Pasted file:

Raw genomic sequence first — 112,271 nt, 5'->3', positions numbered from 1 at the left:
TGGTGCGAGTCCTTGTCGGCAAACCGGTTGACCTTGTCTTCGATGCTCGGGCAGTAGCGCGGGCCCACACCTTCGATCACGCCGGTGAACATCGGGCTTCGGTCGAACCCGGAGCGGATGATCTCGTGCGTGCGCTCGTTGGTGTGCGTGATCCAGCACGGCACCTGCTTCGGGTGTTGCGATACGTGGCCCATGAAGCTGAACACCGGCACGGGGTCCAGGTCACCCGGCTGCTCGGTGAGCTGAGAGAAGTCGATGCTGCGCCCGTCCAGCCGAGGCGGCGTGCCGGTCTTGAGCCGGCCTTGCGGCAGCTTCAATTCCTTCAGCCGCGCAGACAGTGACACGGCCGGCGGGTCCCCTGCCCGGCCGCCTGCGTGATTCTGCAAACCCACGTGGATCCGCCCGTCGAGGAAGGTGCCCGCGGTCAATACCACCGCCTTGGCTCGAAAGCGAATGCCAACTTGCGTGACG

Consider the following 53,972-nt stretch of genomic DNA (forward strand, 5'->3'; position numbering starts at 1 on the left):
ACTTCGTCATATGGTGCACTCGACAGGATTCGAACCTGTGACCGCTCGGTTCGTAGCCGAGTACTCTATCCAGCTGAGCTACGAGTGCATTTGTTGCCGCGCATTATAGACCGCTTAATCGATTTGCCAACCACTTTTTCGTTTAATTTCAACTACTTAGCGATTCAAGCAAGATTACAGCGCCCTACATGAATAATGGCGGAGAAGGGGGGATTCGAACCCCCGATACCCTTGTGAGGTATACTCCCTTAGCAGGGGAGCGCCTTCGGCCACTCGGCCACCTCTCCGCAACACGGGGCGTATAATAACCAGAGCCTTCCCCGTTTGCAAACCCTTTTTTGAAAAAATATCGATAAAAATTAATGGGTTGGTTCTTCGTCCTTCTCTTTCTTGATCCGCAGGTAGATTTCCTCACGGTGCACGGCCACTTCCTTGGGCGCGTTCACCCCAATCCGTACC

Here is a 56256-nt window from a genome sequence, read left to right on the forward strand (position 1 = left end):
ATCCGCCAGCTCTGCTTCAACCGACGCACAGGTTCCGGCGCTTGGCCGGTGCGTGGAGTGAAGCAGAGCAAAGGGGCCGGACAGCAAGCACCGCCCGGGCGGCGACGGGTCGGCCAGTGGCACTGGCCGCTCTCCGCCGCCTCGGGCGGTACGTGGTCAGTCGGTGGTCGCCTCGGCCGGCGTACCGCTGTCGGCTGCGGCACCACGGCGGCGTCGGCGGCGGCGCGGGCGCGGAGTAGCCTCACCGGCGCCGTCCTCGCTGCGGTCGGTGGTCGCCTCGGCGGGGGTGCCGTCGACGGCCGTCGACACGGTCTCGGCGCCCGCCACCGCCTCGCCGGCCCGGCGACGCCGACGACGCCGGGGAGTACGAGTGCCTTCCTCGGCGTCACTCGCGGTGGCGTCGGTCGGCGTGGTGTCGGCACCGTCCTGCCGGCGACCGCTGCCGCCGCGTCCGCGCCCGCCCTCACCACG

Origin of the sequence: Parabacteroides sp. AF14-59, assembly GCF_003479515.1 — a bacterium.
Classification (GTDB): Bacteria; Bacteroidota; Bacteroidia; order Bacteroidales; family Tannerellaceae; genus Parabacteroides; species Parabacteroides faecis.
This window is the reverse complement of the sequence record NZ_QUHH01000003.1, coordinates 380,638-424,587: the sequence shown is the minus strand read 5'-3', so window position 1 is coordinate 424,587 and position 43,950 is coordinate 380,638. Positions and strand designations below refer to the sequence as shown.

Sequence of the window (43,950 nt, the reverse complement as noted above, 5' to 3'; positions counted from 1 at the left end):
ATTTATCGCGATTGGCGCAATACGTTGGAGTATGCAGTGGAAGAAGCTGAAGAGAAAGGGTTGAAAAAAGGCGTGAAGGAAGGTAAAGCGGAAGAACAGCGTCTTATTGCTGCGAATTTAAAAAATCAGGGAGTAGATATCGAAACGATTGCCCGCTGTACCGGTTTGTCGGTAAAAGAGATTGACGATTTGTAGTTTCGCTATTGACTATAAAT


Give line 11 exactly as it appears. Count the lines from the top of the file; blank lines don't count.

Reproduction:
ATTTATCGCGATTGGCGCAATACGTTGGAGTATGCAGTGGAAGAAGCTGAAGAGAAAGGGTTGAAAAAAGGCGTGAAGGAAGGTAAAGCGGAAGAACAGCGTCTTATTGCTGCGAATTTAAAAAATCAGGGAGTAGATATCGAAACGATTGCCCGCTGTACCGGTTTGTCGGTAAAAGAGATTGACGATTTGTAGTTTCGCTATTGACTATAAAT